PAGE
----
The question on Quora was:
My answer was:
It is not true that only 5 percent of smokers get lung cancer.
Source:( ) Volume 83 (2004), Tobacco Smoke and Involuntary Smoking (specifically p. 167 in Chapter 2; there are also many other interesting charts on pp. 162-175, and useful tables from p. 177-263.
If a smoker quits by age fifty, then they still have a lifetime risk of over 5% of lung cancer alone. Someone who continues smoking past that age has a much higher chance of lung cancer (up to 15% plus).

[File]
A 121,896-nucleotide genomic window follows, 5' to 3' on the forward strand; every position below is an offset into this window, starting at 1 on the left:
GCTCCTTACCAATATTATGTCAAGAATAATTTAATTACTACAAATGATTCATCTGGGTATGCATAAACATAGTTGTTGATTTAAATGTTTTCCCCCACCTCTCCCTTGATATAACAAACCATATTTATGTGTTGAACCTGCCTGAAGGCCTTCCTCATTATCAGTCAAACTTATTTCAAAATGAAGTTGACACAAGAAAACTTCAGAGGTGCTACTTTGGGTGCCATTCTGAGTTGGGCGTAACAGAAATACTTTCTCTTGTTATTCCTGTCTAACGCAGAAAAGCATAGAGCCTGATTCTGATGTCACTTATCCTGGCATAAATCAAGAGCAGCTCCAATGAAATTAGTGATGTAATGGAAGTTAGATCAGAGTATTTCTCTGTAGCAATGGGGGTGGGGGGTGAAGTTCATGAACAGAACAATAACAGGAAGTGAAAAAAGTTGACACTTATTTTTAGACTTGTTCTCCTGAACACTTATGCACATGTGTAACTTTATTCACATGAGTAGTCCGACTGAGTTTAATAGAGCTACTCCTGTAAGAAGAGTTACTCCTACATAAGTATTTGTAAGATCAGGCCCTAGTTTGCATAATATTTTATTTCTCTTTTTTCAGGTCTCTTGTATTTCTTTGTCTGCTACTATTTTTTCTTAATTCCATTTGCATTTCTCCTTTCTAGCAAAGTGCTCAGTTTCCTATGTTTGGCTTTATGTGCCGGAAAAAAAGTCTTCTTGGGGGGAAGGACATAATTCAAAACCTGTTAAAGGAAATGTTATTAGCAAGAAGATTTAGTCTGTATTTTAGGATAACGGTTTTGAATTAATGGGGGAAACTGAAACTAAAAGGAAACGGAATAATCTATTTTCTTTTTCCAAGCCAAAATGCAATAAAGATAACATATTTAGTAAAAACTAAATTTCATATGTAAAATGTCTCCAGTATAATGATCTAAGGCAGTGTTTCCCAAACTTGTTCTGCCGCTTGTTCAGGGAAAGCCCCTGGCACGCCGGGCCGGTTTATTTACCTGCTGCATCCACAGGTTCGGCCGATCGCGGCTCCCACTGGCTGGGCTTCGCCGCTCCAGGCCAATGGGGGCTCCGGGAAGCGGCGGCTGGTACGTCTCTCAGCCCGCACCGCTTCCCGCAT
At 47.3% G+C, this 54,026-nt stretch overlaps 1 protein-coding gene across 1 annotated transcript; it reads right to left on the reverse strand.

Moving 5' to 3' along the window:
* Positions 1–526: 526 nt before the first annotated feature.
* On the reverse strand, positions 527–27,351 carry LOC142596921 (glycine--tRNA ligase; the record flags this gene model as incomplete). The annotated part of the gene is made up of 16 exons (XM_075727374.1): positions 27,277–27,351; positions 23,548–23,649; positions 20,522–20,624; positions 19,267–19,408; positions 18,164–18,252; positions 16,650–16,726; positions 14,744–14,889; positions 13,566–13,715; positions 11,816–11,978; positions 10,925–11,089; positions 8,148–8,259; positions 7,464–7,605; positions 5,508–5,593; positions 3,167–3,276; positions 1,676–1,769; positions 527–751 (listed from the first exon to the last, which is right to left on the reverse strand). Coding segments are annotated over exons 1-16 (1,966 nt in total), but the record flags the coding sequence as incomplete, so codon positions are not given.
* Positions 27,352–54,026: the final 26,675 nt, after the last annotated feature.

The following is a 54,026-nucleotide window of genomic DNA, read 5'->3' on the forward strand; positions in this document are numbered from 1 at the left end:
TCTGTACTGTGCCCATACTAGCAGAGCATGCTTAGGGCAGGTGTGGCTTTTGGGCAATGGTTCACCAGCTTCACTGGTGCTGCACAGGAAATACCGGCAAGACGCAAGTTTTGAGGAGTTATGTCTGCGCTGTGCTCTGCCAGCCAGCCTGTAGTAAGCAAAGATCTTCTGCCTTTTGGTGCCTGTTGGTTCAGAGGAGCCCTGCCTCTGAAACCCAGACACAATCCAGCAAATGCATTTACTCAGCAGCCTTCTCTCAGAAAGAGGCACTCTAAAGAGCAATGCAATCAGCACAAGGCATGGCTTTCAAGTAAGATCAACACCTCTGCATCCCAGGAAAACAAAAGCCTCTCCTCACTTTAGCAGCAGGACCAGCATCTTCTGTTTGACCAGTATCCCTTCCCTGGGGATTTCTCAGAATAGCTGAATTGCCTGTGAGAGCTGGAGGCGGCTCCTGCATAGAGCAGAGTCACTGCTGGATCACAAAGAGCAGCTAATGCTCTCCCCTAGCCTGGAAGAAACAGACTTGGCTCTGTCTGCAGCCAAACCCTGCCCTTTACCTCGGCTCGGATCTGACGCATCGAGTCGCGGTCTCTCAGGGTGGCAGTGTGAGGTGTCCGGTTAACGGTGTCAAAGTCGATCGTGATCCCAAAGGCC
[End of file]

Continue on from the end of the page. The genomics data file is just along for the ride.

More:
On top of that, of course, smoking increases the risk of many other kinds of cancer besides lung cancer, though not quite as much; so you’d probably multiply these risks by another 50% or so to account for the increased risk of bladder cancer, kidney cancer, esophagus cancer, etc. So let’s say maybe 7-8% chance of smoking-related cancers for our hypothetical smoker who quit at 50, and maybe 20-25% for someone who smoked through his 70s.
And that’s all on the background of non-smoking-related cancers.